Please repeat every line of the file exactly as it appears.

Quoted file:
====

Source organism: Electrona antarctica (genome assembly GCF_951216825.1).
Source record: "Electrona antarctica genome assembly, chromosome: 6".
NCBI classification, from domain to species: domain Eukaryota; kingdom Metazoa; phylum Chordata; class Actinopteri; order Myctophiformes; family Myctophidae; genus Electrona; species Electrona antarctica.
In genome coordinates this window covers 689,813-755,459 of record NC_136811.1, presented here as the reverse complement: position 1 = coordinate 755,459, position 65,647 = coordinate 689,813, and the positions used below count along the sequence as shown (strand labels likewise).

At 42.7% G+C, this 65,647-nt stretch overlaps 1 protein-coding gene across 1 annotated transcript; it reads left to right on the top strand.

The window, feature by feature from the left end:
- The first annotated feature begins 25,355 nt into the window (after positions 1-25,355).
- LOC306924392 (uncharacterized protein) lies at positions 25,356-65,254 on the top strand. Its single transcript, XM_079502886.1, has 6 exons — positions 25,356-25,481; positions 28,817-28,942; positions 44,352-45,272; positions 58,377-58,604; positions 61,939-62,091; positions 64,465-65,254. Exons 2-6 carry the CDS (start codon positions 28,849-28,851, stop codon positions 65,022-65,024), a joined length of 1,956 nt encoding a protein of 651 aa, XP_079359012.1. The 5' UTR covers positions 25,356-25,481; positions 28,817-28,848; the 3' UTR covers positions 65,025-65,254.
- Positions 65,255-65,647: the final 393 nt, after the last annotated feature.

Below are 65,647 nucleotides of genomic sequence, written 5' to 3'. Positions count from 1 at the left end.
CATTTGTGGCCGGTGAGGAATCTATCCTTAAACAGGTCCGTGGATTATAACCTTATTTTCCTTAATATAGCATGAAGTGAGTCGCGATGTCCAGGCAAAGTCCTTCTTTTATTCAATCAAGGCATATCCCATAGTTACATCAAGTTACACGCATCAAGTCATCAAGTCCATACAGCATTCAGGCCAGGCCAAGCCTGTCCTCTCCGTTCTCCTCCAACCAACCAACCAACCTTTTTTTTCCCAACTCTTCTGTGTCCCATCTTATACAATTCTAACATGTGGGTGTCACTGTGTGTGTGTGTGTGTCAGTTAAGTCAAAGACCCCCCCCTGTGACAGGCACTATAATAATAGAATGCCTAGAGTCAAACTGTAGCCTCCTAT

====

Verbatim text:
Source organism: Electrona antarctica (genome assembly GCF_951216825.1).
Source record: "Electrona antarctica genome assembly, chromosome: 6".
NCBI classification, from domain to species: domain Eukaryota; kingdom Metazoa; phylum Chordata; class Actinopteri; order Myctophiformes; family Myctophidae; genus Electrona; species Electrona antarctica.
In genome coordinates this window covers 689,813-755,459 of record NC_136811.1, presented here as the reverse complement: position 1 = coordinate 755,459, position 65,647 = coordinate 689,813, and the positions used below count along the sequence as shown (strand labels likewise).

At 42.7% G+C, this 65,647-nt stretch overlaps 1 protein-coding gene across 1 annotated transcript; it reads left to right on the top strand.

The window, feature by feature from the left end:
- The first annotated feature begins 25,355 nt into the window (after positions 1-25,355).
- LOC306924392 (uncharacterized protein) lies at positions 25,356-65,254 on the top strand. Its single transcript, XM_079502886.1, has 6 exons — positions 25,356-25,481; positions 28,817-28,942; positions 44,352-45,272; positions 58,377-58,604; positions 61,939-62,091; positions 64,465-65,254. Exons 2-6 carry the CDS (start codon positions 28,849-28,851, stop codon positions 65,022-65,024), a joined length of 1,956 nt encoding a protein of 651 aa, XP_079359012.1. The 5' UTR covers positions 25,356-25,481; positions 28,817-28,848; the 3' UTR covers positions 65,025-65,254.
- Positions 65,255-65,647: the final 393 nt, after the last annotated feature.

Below are 65,647 nucleotides of genomic sequence, written 5' to 3'. Positions count from 1 at the left end.
CATTTGTGGCCGGTGAGGAATCTATCCTTAAACAGGTCCGTGGATTATAACCTTATTTTCCTTAATATAGCATGAAGTGAGTCGCGATGTCCAGGCAAAGTCCTTCTTTTATTCAATCAAGGCATATCCCATAGTTACATCAAGTTACACGCATCAAGTCATCAAGTCCATACAGCATTCAGGCCAGGCCAAGCCTGTCCTCTCCGTTCTCCTCCAACCAACCAACCAACCTTTTTTTTCCCAACTCTTCTGTGTCCCATCTTATACAATTCTAACATGTGGGTGTCACTGTGTGTGTGTGTGTGTCAGTTAAGTCAAAGACCCCCCCCTGTGACAGGCACTATAATAATAGAATGCCTAGAGTCAAACTGTAGCCTCCTAT